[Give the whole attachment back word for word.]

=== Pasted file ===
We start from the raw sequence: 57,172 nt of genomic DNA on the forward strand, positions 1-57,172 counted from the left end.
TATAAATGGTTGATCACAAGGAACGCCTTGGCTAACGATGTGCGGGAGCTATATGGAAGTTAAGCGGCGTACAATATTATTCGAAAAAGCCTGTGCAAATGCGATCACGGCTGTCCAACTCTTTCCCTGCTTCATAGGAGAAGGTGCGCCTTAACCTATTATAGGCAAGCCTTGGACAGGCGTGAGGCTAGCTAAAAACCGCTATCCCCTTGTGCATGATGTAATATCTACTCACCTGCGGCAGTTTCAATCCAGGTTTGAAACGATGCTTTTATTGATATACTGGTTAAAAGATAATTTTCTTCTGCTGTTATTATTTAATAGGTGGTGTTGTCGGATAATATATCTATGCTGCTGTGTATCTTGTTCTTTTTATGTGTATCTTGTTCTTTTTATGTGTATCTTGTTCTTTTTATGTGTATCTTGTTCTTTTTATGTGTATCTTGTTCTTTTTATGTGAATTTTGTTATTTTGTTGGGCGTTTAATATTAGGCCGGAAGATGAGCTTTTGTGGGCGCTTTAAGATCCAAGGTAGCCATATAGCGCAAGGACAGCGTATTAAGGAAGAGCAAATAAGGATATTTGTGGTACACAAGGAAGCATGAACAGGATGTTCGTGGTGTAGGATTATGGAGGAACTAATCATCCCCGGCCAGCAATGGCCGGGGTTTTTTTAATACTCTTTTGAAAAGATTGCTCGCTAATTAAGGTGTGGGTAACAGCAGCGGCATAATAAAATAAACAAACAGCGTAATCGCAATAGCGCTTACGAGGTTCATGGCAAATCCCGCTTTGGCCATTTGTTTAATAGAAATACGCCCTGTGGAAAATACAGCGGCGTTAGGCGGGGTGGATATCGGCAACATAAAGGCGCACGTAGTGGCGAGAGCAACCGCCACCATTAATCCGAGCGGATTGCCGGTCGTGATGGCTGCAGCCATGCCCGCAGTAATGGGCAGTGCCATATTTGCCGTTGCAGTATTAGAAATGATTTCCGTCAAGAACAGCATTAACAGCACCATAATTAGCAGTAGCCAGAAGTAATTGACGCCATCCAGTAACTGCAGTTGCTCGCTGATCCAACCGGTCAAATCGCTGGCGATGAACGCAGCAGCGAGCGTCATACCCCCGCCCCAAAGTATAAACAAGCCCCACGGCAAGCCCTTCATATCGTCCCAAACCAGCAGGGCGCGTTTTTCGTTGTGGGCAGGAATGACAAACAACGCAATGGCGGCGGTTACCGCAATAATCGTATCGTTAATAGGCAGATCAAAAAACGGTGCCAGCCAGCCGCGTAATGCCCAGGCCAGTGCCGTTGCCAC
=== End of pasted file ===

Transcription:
We start from the raw sequence: 57,172 nt of genomic DNA on the forward strand, positions 1-57,172 counted from the left end.
TATAAATGGTTGATCACAAGGAACGCCTTGGCTAACGATGTGCGGGAGCTATATGGAAGTTAAGCGGCGTACAATATTATTCGAAAAAGCCTGTGCAAATGCGATCACGGCTGTCCAACTCTTTCCCTGCTTCATAGGAGAAGGTGCGCCTTAACCTATTATAGGCAAGCCTTGGACAGGCGTGAGGCTAGCTAAAAACCGCTATCCCCTTGTGCATGATGTAATATCTACTCACCTGCGGCAGTTTCAATCCAGGTTTGAAACGATGCTTTTATTGATATACTGGTTAAAAGATAATTTTCTTCTGCTGTTATTATTTAATAGGTGGTGTTGTCGGATAATATATCTATGCTGCTGTGTATCTTGTTCTTTTTATGTGTATCTTGTTCTTTTTATGTGTATCTTGTTCTTTTTATGTGTATCTTGTTCTTTTTATGTGTATCTTGTTCTTTTTATGTGAATTTTGTTATTTTGTTGGGCGTTTAATATTAGGCCGGAAGATGAGCTTTTGTGGGCGCTTTAAGATCCAAGGTAGCCATATAGCGCAAGGACAGCGTATTAAGGAAGAGCAAATAAGGATATTTGTGGTACACAAGGAAGCATGAACAGGATGTTCGTGGTGTAGGATTATGGAGGAACTAATCATCCCCGGCCAGCAATGGCCGGGGTTTTTTTAATACTCTTTTGAAAAGATTGCTCGCTAATTAAGGTGTGGGTAACAGCAGCGGCATAATAAAATAAACAAACAGCGTAATCGCAATAGCGCTTACGAGGTTCATGGCAAATCCCGCTTTGGCCATTTGTTTAATAGAAATACGCCCTGTGGAAAATACAGCGGCGTTAGGCGGGGTGGATATCGGCAACATAAAGGCGCACGTAGTGGCGAGAGCAACCGCCACCATTAATCCGAGCGGATTGCCGGTCGTGATGGCTGCAGCCATGCCCGCAGTAATGGGCAGTGCCATATTTGCCGTTGCAGTATTAGAAATGATTTCCGTCAAGAACAGCATTAACAGCACCATAATTAGCAGTAGCCAGAAGTAATTGACGCCATCCAGTAACTGCAGTTGCTCGCTGATCCAACCGGTCAAATCGCTGGCGATGAACGCAGCAGCGAGCGTCATACCCCCGCCCCAAAGTATAAACAAGCCCCACGGCAAGCCCTTCATATCGTCCCAAACCAGCAGGGCGCGTTTTTCGTTGTGGGCAGGAATGACAAACAACGCAATGGCGGCGGTTACCGCAATAATCGTATCGTTAATAGGCAGATCAAAAAACGGTGCCAGCCAGCCGCGTAATGCCCAGGCCAGTGCCGTTGCCAC